Marks & Spencer is currently met with a wide array of challenges, among which the emergence of the internationalized economic crisis which reduces the buying powers of the individuals, but also the incremental pressures for sustainable development. As the rest of the retailers, Marks & Spencer promotes its development through high levels of consumption, but given the unstable state of the environment, the governments militate for sustainable and limited consumption (Jones, Comfort and Hillier, 2007).
Another challenge is constituted by the need to adapt to the cultural values in the regions into which it expands and opens new stores (Amine and Smith, 2009). Also, the organization deal with financial and legal challenges derived from the international feature of business, such as the competition with local purveyors or the ability to combine and centralize the losses and profits of its international subsidiaries (Graetz and Warren, 2006).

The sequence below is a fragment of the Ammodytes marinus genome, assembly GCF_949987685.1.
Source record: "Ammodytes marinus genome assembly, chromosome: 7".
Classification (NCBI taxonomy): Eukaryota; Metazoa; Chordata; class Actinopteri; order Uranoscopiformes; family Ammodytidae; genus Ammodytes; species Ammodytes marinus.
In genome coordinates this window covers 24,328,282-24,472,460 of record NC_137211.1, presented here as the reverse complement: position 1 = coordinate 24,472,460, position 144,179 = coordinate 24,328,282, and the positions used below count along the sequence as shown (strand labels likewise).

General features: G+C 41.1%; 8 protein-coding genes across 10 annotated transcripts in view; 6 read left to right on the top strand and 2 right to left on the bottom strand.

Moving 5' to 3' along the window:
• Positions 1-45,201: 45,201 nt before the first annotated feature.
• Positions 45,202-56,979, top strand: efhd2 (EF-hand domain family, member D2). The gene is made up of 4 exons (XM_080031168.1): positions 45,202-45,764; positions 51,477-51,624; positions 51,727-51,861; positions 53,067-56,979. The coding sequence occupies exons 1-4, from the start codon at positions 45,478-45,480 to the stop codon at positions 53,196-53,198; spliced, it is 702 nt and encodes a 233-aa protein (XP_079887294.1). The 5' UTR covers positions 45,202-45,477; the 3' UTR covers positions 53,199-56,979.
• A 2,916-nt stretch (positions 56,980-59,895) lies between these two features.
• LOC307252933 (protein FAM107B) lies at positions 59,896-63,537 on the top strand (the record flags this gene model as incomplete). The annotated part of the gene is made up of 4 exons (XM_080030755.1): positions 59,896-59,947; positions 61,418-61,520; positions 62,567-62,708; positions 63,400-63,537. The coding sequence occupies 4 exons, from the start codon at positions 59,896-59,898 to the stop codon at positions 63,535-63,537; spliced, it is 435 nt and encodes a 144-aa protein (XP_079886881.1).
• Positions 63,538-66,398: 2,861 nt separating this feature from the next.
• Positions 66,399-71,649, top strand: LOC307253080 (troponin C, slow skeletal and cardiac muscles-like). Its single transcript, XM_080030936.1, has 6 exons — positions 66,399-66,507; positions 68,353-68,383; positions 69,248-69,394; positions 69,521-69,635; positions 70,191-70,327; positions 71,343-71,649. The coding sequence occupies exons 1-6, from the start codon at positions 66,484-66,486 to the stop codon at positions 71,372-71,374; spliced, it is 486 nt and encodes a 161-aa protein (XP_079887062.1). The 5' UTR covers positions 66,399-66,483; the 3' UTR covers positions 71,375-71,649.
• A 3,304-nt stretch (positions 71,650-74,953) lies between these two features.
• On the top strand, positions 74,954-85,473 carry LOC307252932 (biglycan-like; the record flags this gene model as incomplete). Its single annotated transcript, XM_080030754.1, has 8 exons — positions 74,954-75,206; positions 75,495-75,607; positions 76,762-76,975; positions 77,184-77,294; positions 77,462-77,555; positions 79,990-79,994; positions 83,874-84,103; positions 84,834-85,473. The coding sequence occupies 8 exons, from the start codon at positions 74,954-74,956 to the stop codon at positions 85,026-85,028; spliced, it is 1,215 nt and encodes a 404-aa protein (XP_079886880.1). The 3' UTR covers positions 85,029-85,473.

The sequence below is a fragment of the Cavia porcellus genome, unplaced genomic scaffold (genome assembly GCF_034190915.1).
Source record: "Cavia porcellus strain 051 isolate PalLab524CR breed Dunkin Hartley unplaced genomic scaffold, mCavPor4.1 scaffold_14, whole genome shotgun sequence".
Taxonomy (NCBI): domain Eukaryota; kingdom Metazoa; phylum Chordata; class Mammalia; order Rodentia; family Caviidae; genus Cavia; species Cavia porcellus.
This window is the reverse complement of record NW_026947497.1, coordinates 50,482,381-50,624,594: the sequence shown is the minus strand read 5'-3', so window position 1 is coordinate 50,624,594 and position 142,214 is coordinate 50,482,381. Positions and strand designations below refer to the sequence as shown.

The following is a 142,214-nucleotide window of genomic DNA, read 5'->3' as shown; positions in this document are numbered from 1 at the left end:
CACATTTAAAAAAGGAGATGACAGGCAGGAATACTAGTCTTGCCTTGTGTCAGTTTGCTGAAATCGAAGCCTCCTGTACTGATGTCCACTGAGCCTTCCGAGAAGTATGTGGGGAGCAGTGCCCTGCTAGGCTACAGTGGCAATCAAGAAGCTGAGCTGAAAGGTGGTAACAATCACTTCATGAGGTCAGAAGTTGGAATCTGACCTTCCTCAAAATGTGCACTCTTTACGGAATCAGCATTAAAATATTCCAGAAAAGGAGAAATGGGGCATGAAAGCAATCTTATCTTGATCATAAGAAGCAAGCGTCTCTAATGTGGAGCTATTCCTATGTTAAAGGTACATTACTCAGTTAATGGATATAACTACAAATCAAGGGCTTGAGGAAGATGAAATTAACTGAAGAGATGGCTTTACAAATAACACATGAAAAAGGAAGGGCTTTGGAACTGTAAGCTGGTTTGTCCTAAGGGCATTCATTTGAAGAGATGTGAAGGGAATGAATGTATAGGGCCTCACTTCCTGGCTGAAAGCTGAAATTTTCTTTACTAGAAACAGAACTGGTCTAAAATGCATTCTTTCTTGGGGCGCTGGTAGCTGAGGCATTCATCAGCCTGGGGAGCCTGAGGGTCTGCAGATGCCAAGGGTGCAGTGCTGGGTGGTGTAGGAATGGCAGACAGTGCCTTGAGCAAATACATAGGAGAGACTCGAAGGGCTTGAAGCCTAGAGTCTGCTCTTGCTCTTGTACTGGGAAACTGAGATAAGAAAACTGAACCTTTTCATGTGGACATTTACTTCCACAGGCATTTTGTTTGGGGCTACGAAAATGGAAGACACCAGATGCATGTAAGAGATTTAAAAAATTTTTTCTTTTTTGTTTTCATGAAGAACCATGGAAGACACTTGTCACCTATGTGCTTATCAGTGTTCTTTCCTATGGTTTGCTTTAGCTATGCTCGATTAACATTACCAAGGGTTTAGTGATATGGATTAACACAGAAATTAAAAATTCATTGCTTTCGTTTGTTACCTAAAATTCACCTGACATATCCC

2.5. Perceptions of Thai consumers over Marks & Spencer
The specialized literature on the particularities of Thai customers' perceptions and acceptance of Marks & Spencer in their country is fairly limited. This limitation virtually points towards the necessity and use of the future study which would explain an unexplored territory. In spite of this lack of sources nevertheless, valid information can be collected from informal sources, such as internet pages and forums, where the Thai consumers interact and reveal their perceptions of the British retailer.
An analysis of these secondary sources of information leads to the following findings:
Marks & Spencer does not operate large retail facilities in Thailand, but has focused on operating small outlets, strategically spread throughout the cities.
The customers look forward to purchasing from the British company as they appreciate its variety and different sense of style. The customers for instance complain about the limited choices which are offered by the local stores and look at Marks & Spencer for variety. One customer pointed out: "I am looking forward to the shopping as I think the clothes shops in NZ are awful!! After shopping in South Africa this place is seriously limited for choice" (Trip Advisor, 2008).